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Understand Bad Habits
by: Lindsey Wegner, M.S., CCC-SLP
Understanding a child’s many habits and behaviors can be a struggle for parents. They might find themselves wondering how to stop a child from performing a behavior, especially if they think he is harming himself or others. However, different behaviors often can be a coping strategy for children. Many of these habits serve as a calming and soothing strategy for the child. When parents want to change a behavior or habit it helps to understand why a child is doing it in the first place.
Listed below are some behaviors found in some children’s daily routine:
Thumb and Finger Sucking – Thumb and finger sucking typically starts within the first few months of a child’s life. Many babies outgrow this before they turn one, and most stop completely by five due to peer pressure. Other objects that children suck might include pacifiers and blankets. Sucking has a soothing and calming effect that helps children sleep. However, it can become worrisome when it begins to affect the structure of the mouth and permanent teeth alignment.
Head Banging, Head Rolling, and Body Rocking – These behaviors are often scary to parents, due to concern for injury. However, when children are performing these acts they are seeking a soothing sensation and do not appear to be in pain, but rather calm and content. This habit usually begins at nine months and resolves around two years.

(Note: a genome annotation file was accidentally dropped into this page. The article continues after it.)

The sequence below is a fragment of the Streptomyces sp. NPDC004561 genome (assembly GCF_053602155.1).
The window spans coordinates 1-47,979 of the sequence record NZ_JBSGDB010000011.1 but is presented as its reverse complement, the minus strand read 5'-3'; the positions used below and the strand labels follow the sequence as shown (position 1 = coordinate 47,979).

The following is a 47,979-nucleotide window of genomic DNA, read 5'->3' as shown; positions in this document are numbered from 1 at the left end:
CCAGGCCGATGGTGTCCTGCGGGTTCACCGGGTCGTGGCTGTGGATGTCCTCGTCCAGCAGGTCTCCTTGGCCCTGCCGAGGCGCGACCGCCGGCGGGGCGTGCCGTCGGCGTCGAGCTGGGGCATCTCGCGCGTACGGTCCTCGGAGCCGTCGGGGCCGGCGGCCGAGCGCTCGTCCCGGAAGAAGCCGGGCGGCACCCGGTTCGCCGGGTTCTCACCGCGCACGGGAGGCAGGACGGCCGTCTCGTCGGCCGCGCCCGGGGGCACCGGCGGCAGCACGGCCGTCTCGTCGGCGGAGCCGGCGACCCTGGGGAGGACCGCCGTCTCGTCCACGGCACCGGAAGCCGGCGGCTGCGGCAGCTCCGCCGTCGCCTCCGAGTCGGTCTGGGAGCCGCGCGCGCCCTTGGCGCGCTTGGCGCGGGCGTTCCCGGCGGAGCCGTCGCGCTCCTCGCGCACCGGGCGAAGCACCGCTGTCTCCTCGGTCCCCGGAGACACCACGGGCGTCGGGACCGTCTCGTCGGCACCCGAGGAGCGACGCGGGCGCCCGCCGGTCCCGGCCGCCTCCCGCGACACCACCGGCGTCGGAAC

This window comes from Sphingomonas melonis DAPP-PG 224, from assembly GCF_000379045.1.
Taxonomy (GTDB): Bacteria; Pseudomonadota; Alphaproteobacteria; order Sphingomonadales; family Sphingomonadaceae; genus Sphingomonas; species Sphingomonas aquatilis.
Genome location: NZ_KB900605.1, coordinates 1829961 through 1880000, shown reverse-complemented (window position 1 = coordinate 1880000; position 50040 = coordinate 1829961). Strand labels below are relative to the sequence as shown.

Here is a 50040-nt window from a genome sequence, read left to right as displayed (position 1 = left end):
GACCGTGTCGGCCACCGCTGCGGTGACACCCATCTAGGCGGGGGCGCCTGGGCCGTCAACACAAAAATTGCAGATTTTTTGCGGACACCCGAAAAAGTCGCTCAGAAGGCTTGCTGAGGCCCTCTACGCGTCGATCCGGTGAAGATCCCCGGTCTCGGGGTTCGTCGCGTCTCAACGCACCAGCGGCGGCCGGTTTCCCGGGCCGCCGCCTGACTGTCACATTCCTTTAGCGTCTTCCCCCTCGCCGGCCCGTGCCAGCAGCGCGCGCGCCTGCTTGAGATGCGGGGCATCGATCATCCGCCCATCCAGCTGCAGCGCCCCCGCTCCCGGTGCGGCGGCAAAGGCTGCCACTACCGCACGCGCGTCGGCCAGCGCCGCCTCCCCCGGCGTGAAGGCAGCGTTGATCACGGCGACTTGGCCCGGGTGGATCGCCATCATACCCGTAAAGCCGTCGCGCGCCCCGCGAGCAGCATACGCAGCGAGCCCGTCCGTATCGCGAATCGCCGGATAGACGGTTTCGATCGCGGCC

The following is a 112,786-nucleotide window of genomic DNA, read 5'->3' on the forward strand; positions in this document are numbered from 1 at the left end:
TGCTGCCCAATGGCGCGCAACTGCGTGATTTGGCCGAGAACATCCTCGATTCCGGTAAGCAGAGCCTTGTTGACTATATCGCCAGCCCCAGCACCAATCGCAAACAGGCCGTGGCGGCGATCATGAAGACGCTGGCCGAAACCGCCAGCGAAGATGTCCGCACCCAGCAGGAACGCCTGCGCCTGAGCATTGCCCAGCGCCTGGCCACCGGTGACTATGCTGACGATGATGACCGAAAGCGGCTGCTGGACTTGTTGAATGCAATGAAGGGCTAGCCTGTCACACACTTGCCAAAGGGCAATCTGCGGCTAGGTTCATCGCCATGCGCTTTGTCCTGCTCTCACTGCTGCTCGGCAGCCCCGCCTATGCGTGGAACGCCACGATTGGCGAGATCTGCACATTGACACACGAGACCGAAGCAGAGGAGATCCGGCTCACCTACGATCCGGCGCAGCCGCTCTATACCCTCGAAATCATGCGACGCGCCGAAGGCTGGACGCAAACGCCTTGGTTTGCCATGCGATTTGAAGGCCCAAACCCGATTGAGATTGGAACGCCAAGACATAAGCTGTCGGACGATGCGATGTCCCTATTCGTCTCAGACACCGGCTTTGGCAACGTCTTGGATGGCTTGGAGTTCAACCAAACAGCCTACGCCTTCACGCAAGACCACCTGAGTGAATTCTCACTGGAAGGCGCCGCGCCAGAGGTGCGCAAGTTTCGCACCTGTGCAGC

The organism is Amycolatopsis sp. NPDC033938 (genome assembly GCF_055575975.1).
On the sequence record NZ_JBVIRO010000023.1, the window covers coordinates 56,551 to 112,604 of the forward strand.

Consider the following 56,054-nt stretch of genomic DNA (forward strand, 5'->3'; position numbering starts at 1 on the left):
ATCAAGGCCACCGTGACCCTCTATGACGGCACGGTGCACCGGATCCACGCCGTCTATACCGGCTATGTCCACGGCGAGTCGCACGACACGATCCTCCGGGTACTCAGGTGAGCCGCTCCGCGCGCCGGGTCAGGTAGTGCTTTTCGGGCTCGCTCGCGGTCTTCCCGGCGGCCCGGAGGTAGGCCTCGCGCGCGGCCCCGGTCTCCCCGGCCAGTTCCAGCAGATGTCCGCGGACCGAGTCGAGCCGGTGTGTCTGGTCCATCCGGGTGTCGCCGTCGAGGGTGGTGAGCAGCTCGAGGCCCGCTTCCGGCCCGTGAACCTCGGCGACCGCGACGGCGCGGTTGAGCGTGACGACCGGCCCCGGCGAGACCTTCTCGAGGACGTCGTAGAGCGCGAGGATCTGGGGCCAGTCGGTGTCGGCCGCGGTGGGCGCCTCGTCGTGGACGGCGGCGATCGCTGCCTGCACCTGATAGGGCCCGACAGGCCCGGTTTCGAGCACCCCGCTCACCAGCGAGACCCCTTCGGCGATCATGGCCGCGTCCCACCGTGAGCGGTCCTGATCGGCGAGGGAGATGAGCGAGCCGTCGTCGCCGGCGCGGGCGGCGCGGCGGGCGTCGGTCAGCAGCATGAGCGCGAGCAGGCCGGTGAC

Teeth Grinding – Bruxism, also known as teeth grinding or clenching, is seen in over half of infants. It begins around six months when baby teeth are coming in and then again around five years when permanent teeth begin to grow. Usually, the child outgrows it but it can continue into adulthood.
Nail and Cuticle Biting or Picking – Nail biting or picking can be a concern if infection or bleeding occurs. To decrease this habit, give positive statements when your child is doing something else with their hands, such as, “I like the way you are placing your hands on the table and waiting patiently.”
Hair Twirling/Hair Pulling – Both can be another source of self-calming for a child. It often occurs when the child is relaxed, bored, or tired. Most often, this habit stops on its own; however, a parent should be aware of a more serious condition where the child actually pulls out hair from the head, eyelashes, or eyebrows. This could suggest an underlying psychological problem and should be evaluated by a doctor.
While certain habits or behaviors can be frustrating for parents, below are few tips that might help break these patterns:
  • Try ignoring the behavior. Your child will probably outgrow it, and giving a lot of attention to it might encourage them to continue.
  • Praise your child for good behavior.
  • If there are many habits to change, focus on the most bothersome. Do not try to change everything at once.
  • Let your child make his/her own decisions. This will reduce stress and frustration.
  • Redirect your child. Have them focus on something else.
  • Use natural or logical consequences for a behavior or habit.
Parents often worry about their children and their behaviors. However, if they can understand a behavior and why their child is doing it in the first place, they may be more successful at eliminating that behavior in the long run.
Resources
Bad Habits Annoying Behavior. (2017, April 18). Retrieved from University of Michigan Health System, http://www.med.umich.edu/yourchild/topic/badhabit.htm
 
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